That would suck, yes?
That's what the cable TV industry is like. Most people have only one choice for cable TV -- or two (sort of) if you count satellite like DirecTV. And since the cable TV company also controls the programming available they have no incentive to reduce costs. Why should they? Where else are you gonna go? You either watch the channels and programs they offer or go pound sand. It's not like you can shop around for content. It's just like my outrageous car and gas example above.
In short, what streaming does is decouple transmission from content. Transmission is the physical cable infrastructure itself (the "pipe") and content is the stuff going through the pipe. In the old cable TV days, both those things were handled by the same company. That's bad.
The internet turns this entire model on its head. With streaming on the internet, the consumer chooses what to watch, from whom, and when. Internet service is what we call a "dumb" or "empty" pipe. You aren't paying your internet provider (Comcast, AT&T, etc.) to fill the pipe (with TV shows). You, the subscriber, have complete and total control over what goes through that pipe. And that, dear reader, changes the economic ecosystem of paid television in a huge way.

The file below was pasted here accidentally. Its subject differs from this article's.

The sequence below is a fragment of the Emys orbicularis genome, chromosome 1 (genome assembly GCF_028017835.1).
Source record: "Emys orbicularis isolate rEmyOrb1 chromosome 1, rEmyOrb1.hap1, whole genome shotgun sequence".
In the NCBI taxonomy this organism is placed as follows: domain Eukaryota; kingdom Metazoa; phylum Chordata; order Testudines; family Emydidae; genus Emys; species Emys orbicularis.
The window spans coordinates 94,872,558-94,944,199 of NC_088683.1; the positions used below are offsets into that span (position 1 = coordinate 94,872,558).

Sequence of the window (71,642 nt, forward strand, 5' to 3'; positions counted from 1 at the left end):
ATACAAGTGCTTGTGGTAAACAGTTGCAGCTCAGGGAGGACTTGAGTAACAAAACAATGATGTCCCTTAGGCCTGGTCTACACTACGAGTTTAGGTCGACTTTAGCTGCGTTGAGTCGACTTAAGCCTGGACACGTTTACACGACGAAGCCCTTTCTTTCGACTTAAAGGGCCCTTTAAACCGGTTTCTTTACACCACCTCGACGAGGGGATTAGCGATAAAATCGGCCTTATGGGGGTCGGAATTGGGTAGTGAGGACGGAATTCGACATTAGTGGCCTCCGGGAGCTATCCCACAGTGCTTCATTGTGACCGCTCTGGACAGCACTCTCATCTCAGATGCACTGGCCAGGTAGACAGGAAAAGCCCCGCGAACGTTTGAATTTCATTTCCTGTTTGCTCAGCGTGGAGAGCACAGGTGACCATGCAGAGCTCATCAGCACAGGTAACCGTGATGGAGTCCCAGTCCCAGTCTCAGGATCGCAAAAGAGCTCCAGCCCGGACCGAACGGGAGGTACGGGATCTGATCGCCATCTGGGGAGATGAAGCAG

That freedom to choose unshackles you from the cable co's content provider agreements (their contracts with the various media companies that provide all the channels) letting you choose any content provider you want, including those with no agreement with your cable co. You might call that "content competition" -- and that is what's missing from traditional cable TV.
An Industry Quaking in their Ferragamos
This very idea of content competition that cord-cutting affords consumers has the entire television and movie industry unable to sleep at night. There are countless billions of dollars flying around annually in all different directions between numerous interests in this industry: Between cable providers, content providers, networks, advertisers, etc.